Ohio‘s capital city has agreed to pay a $10 million settlement to the family of Andre Hill, an unarmed black man who was shot dead by a white Columbus police officer as he emerged from a garage holding a cellphone.
The settlement, which was announced on Friday, will be the largest of its kind in Columbus history. Columbus City Council is scheduled to vote on it on Monday.
Hill, 47, was fatally shot by police officer Adam Coy on December 22, 2020. Coy, a 19-year officer on the force, was fired and has pleaded not guilty to charges of murder, felonious assault and reckless homicide.
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Ohio’s capital has agreed to pay Andre Hill’s family a $10 million settlement, the largest of its kind in city history, stemming from his December 2020 killing at the hands of Columbus police officer Adam Coy: Pictured: Attorney Benjamin Crump, left, discusses the police shooting alongside Hill’s daughter, Karissa, center, and sister Shawna Barnett, on December 31, 2020
Coy (left) was fired and has pleaded not guilty to charges of murder, felonious assault and reckless homicide. Hill, 47 (right), was unarmed when he was shot to death
‘We understand that because of this former officer’s actions, the Hill family will never be whole,’ Columbus City Attorney Zach Klein said in a statement. ‘No amount of money will ever bring Andre Hill back to his family, but we believe this is an important and necessary step in the right direction.’
As part of the settlement, a gym frequented by Hill will be renamed the Andre Hill Gymnasium.
Lawyers representing Hill’s family praised the settlement and the gym renaming, saying in a statement: ‘Now all those involved can begin to heal.’
Hill was visiting a family friend when he was shot shortly before 2am. Coy and another officer had responded to a neighbor’s nonemergency complaint about someone stopping and starting a car outside.
‘He was bringing me Christmas money. He didn´t do anything,’ a woman inside the house shouted at police afterward.
Hill emerged from a friend’s garage and was holding is cellphone when he was killed
According to the bodycam footage released (above), cops offered no first aid even though Hill was barely moving, groaning and bleeding while laying on the garage floor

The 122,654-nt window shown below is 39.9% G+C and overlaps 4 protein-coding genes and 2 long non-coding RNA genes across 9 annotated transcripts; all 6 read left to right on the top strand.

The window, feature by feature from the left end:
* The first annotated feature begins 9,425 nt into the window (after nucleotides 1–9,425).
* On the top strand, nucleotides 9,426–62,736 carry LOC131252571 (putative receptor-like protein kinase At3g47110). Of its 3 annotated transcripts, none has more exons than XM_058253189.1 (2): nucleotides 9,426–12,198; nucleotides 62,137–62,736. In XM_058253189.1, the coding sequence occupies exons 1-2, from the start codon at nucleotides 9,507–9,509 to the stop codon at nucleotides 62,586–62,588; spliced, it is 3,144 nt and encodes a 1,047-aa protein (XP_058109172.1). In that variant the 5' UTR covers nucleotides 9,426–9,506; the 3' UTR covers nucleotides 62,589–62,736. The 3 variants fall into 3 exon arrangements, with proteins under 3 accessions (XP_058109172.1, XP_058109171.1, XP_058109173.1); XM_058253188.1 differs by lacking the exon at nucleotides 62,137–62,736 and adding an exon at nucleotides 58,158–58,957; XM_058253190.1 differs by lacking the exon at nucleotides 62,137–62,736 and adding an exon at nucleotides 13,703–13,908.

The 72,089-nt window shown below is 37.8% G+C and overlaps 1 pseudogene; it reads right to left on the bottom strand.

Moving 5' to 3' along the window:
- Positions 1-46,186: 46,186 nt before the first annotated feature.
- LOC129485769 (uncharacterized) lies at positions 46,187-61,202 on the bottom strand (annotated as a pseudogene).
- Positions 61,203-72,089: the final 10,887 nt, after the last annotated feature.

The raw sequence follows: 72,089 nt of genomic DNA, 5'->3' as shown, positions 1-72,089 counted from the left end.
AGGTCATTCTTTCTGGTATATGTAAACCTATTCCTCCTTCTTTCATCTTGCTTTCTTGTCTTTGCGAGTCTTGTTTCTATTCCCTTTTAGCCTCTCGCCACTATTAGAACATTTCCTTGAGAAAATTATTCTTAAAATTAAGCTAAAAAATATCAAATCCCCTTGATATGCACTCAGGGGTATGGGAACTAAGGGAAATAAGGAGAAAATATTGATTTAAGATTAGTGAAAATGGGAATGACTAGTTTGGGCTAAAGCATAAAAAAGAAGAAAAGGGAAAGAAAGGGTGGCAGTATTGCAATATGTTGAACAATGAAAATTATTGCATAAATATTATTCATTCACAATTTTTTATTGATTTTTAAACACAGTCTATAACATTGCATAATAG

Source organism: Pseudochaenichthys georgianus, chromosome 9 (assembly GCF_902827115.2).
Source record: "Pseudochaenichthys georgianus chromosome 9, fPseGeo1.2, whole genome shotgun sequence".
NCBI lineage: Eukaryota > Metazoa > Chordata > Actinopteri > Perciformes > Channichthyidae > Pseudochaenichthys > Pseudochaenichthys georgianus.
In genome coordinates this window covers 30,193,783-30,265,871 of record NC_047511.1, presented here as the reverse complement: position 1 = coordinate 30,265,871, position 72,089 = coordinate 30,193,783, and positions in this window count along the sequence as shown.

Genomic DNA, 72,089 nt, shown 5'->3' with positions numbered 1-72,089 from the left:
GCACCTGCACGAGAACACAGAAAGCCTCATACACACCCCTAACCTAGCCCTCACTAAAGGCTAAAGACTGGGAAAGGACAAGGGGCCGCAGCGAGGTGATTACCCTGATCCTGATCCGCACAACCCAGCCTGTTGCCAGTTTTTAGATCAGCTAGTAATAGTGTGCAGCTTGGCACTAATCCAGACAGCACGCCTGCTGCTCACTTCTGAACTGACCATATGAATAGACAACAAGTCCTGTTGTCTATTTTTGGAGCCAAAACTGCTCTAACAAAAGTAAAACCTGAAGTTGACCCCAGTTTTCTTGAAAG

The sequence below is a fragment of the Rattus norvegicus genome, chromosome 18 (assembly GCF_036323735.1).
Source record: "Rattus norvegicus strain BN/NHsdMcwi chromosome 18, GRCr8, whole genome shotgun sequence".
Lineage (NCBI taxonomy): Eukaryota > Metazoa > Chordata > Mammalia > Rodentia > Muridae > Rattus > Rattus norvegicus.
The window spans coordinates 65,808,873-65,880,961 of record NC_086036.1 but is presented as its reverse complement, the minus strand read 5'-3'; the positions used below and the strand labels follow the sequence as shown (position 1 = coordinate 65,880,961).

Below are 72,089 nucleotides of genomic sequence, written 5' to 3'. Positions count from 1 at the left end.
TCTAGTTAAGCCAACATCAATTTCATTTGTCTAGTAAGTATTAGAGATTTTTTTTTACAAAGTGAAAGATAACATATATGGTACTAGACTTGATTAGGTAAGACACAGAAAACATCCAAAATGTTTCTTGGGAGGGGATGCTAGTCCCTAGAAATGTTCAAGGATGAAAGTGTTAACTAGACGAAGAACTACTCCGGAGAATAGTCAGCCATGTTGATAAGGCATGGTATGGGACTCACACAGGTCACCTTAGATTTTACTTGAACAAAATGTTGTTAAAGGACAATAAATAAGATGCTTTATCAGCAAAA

Bodycam footage showed it took Coy a mere six seconds to open fire.
The footage does not have audio because Coy did not turn his camera on until after he shot Hill.
According to police, this triggered a ‘look back’ feature on the camera that captures picture but not sound.
Coy, pictured in his mugshot, had a long history of complaints from citizens during his 19 years on the force
Video shows Coy shining a flashlight at Hill as he exits the garage holding a cellphone in his hand and begins walking towards the officer and his partner.
In the moments after Hill was fatally shot, additional bodycam footage shows two other Columbus officers roll Hill over and put handcuffs on him before leaving him alone again.
None of them, according to the footage released, offered any first aid even though Hill was barely moving, groaning and bleeding while laying on the garage floor.
Hill was rushed to Riverside Hospital, where he was pronounced dead.
Coy, who had a long history of complaints from citizens, was fired December 28 for failing to activate his body camera before the confrontation and for not providing medical aid to Hill.
Coy’s attorney previously said his client ‘honestly believed that he saw a silver revolver coming up in the right hand of the individual.’ No gun was found at the scene.
Beyond an internal police investigation, the Ohio attorney general, the US. attorney for central Ohio and the FBI have begun their own probes into the shooting.
Coy’s attorney said he ‘honestly believed’ Hill had a silver gun in his right hand